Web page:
Between the two world wars, on a hike in the English countryside, Professor John Hill takes refuge from a violent storm in a cave. There he nearly loses his life, but he also makes an astonishing discovery — an ancient manuscript housed in a cunningly crafted metal box. Though a philologist by profession, Hill cannot identify the language used in the manuscript and the time period in which it is was made, but he knows enough to make an educated guess — that the book and its case are the fruits of a long-lost, but advanced civilization.

The translation of the manuscript and the search for its origins become a life-long quest for Hill. As he uncovers an epic that both enchants and inspires him, he tracks down scholars from Oxford to Paris who can give him clues. Along the way, he meets several intriguing characters, including a man keenly interested in obtaining artifacts from a long-lost civilization that he believes was the creation of a superior race, and will help him fulfill his ambition to rule other men. Concluding that Hill must have found something that may help him in this quest, but knowing not what it is and where it is hidden, he has Hill, his friends at Oxford, and his family shadowed and threatened until finally he and Hill face off in a final, climactic confrontation.
A story that features a giant pirate and slaver, a human chameleon on a perilous metaphysical journey, a mysterious hermit, and creatures both deadly and beautiful, this is a novel that explores the consequences of the predominant ideas of the 20th Century.



How I Got It
I purchased this book Amazon U.S.

When I Got It
I placed the order on August 25, 2013.

Why I Want To Read It
This novel reminds me somewhat of the work of J.R.R. Tolkien, who is one of my literary idols! The cover is not only GORGEOUS, but also has a very "Tolkienish" feel to it. The main character is a philologist, just like Tolkien was, and, also like Tolkien, he was fascinated by ancient languages. Of course, I find the plot totally fascinating, as well, with its mix of  fantasy, intrigue, and philosophy. I hope to be able to read this book before this year ends!



What do you think of this book?
Have you read it, and if so, 
did you like it?
Please leave a comment and 
let me know!







Book Review: Kabbalah: Key to Your Inner Power, by Elizabeth Clare Prophet


Kabbalah: Key to Your Inner Power
(Mystical Paths of the World's Religions)
Elizabeth Clare Prophet, Patricia R. Spadaro, Murray L. Steinman
Trade Paperback, 302 pages
Summit University Press
January 1, 1997
Judaism, Metaphysical, Mysticism, Nonfiction, Philosophy, Religion, Spirituality,Self Help, 
Theology, Theosophy

Book Synopsis:
This notable work explores the rich mystical tradition of Judaism, known as Kabbalah, and shows how to apply its extraordinary insights to one's own spiritual quest. It describes Kabbalah's Tree of Life and its theories on the creation, the origin of evil, the feminine aspect of God, the mysteries of the soul, and soul mates.



https://www.goodreads.com/book/show/1466307.Kabbalah



My Review

I've been interested in the Kabbalah for a very long time, although I have not read about it on a consistent basis. This book captured and held my interest throughout. The authors -- the main one being Elizabeth Clare Prophet -- quote from Kabbalistic texts such as The Zohar and the Sepher Yetzirah, as well as from the works of authors well-versed in the concepts of this fascinating mystical topic. The book is extensively annotated, which is something I greatly appreciated.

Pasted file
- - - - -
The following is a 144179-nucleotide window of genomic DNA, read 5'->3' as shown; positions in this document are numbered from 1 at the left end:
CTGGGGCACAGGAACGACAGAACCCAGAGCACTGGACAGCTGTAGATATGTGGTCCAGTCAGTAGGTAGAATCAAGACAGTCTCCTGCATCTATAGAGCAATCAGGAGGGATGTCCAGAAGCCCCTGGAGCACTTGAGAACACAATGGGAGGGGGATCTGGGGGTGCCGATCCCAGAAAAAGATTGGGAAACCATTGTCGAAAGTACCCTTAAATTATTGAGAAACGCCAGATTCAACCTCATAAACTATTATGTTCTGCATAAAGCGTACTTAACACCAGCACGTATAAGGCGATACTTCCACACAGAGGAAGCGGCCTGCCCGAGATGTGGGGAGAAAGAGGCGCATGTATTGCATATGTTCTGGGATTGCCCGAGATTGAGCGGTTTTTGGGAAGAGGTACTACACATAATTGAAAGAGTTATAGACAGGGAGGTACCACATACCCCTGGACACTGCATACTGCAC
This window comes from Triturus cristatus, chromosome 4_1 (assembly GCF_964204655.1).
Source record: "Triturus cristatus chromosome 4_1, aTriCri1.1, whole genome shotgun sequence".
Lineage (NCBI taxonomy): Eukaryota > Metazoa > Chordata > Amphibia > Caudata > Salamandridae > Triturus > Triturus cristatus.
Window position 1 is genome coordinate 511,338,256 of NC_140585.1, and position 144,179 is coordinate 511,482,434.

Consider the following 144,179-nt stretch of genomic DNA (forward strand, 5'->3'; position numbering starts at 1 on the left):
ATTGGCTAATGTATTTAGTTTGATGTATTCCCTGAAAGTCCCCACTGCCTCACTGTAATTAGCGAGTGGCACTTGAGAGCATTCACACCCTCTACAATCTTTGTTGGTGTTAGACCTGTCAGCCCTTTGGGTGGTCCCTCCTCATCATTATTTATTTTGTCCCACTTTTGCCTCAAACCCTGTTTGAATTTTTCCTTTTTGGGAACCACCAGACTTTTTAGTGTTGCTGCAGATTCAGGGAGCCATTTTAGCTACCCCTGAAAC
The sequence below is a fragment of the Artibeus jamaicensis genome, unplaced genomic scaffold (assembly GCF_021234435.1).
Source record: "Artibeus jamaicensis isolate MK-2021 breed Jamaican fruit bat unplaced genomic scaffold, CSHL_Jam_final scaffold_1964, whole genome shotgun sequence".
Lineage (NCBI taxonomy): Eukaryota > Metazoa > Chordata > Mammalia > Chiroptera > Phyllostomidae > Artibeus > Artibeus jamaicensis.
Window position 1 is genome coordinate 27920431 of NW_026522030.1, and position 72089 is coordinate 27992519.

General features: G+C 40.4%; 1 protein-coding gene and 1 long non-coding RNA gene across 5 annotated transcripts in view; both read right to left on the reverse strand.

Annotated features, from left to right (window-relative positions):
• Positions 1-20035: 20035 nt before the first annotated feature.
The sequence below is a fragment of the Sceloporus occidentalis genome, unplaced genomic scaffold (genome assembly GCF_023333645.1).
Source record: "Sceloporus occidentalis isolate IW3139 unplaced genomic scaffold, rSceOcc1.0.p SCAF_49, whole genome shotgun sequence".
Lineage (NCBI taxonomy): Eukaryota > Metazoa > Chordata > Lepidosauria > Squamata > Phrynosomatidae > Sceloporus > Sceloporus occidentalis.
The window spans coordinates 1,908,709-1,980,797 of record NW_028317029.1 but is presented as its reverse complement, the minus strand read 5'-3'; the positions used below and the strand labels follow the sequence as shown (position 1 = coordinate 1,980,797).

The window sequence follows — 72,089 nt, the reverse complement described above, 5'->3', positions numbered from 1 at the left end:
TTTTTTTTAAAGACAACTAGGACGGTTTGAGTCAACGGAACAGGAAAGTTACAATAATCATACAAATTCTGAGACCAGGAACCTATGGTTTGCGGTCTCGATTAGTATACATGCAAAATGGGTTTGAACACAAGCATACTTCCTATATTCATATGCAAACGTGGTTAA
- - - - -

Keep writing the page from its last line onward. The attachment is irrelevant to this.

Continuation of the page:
At first, I  wasn't sure about reading this book. Prophet was the head of a controversial New Age religion known as the "Church Universal and Triumphant", which is still in existence, although, from what I've read about it online, it does seem to be dwindling. It's basically been categorized as a cult. Even her own children have repudiated the church's teachings, and Prophet herself was mired in controversy during her lifetime, especially after her false prophecy about the coming of a nuclear strike on the U.S., back in the 90s. This so-called prophecy prompted the building of underground bunkers by the church, at the cost of millions of dollars.

I was therefore surprised by how much I enjoyed this book, in spite of the above, as well as in spite of some of the material included within its pages. 

Prophet doesn't limit herself to an analysis and explanation of the Kabbalah itself. She interweaves its insights with the teachings of her own church, which were heavily influenced by Theosophy. For those who are unfamiliar with this philosophical quasi-religion, it was founded by Helena Petrovna Blavatsky, a 19th-century Russian mystic. She claimed to be in contact with "Ascended Masters" who regularly gave her messages, which became the basis for her books. 

Later on, Alice Bailey continued to channel the Ascended Master teachings, as did Guy and Edna Ballard, of the "I Am" Movement. Various so-called masters have been identified, such as El Morya, Saint Germain, Kuthumi, and even Jesus.  Prophet and her late husband, Mark L. Prophet, incorporated these masters, as well as some new ones, into their own religious philosophy.

Prophet does do a creditable job of making this bogus New Age "theology" fit in with the teachings of Kabbalah, but only to a point. I did not like her inclusion of these teachings, which assert that we all have a "Holy Christ Self", as well as an "I AM Presence". As a Christian, I would have to say that these teachings are totally heretical. They imply, or sometimes even state directly, that we are all gods. Paradoxically, Prophet sounds like a solid orthodox Christian in many parts of the book. However, she categorically denies that Jesus Christ is the "only" Son of God. Instead, she affirms, as many New Age gurus do, that we mere humans can someday attain "Christhood". Of course, I found this very offensive, as she's totally denying the work of Jesus as Savior of the world.